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20 Signs You’re A Creative Person

20 Signs You’re A Creative Person

The world would be a dreadful place without creative people. Could you even imagine life without art? The thought alone makes me tremble. Could you be the next William Shakespeare, Steven Spielberg, or J.K. Rowling? Find out with these 20 signs you’re a creative person.

1. You have an authority problem.

Creative types don’t always get along well with management because they would rather march to the beat of their own drum.

2. You have a hard time relating with people.

Most people have a strong desire to fit in, something that you don’t understand. Conformity is gross.

3. You like to solve problems.

While most people are running and hiding from problems, you purposely seek them because you love nothing more than a fresh new challenge.

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4. You are your own worst critic.

You wrote a blog many months ago and thought it was wonderful at the time you published it. But then you read it again later and wonder, “What the hell was I thinking?” You then identify approximately a thousand ways it could have been better and kick yourself for being so stupid.

Note: Coincidentally, this is why I REFUSE to read my own old blogs and articles. 

5. You ask lots of questions.

A stagnant mind devoid of curiosity doesn’t have the capacity to create.

6. You carry a notebook everywhere you go.

Because how else can you remember all those brilliant ideas that strike you on the fly?

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7. You find beauty in the ordinary.

Creatives live in the present and are in constant awe of the world around them.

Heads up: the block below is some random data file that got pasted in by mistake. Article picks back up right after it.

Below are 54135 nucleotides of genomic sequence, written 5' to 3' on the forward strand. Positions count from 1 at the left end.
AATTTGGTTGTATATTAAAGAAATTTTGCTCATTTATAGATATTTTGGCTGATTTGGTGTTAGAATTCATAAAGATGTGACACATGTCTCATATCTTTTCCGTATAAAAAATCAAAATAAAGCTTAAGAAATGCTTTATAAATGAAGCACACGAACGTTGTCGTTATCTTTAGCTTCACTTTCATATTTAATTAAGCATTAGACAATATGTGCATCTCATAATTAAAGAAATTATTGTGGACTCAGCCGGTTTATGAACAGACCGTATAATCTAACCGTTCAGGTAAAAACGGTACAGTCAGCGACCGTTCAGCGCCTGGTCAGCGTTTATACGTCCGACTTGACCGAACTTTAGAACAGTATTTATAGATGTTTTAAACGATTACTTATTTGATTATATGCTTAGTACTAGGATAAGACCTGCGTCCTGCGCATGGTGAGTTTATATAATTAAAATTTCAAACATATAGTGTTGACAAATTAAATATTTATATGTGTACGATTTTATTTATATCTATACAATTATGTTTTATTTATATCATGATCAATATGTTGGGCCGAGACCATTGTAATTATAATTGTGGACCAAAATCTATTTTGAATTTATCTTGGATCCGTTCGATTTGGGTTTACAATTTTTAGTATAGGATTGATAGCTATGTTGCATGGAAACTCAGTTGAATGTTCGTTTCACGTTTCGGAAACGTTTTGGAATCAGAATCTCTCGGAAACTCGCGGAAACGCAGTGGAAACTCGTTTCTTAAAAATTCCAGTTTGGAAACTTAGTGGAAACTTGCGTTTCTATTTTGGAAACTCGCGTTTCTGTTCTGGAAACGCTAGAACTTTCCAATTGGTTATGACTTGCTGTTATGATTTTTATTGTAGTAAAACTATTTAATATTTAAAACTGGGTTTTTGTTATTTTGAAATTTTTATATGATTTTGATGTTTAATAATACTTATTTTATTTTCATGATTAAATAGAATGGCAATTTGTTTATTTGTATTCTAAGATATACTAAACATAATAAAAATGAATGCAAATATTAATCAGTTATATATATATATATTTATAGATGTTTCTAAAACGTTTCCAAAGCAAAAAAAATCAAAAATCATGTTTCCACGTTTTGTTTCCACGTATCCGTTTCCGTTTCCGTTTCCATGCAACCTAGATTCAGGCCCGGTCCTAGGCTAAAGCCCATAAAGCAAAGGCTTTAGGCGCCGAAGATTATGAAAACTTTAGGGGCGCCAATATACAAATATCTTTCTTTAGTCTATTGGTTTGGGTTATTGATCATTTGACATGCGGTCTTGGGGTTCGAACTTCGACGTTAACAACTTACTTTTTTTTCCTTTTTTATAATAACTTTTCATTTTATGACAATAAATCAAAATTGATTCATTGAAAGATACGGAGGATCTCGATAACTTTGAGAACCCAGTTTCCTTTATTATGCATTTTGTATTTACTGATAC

8. You are numb to rejection.

Let’s face it: it’s a hard world out there. If becoming a writer or actor or artist was easy, a lot more people would do it. Getting that dreaded rejection letter stinks at first, but eventually you become able to just shrug it off and go on to the next one. 

9. You understand the power of atmosphere.

There is a reason some authors travel to a rustic cabin or sandy beach to write their novels. Some atmospheres are more conducive to creativity than others. Maybe you like to pack up your laptop and go to a coffee shop, downtown bench, or under a tree at the park. Whatever the case may be, you know the locations that boost your creative juices.

10. You think most people have poor taste.

You might find the movies and music most people enjoy to be downright terrible. I don’t know about you, but I believe a kitten dies every time someone listens to Nickelback.

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11. You are a people-watcher.

Why do people watch TV when real life is infinitely more interesting?

12. You aren’t in it for the money.

Money pays bills but it doesn’t provide happiness. There are much easier ways to make a living. This isn’t about money, it’s about passion.

13. You experience emotional highs and lows.

Your emotional life is not a straight line. Instead, it is more like the path of a roller-coaster full of dips, drops, hills, loops, and twists. Sometimes you might experience an eruption of happiness and a crash to sadness within mere moments of each other. The most painful parts usually find themselves in your art.

14. You seek inspiration.

Inspiration doesn’t happen on its own. Whether it is the opening of an art gallery, a theatrical production, or live music at a downtown bar, you search for inspiration wherever you can find it. It’s nice to know you’re not alone in your desire to create.

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15. You have an interesting sense of humor.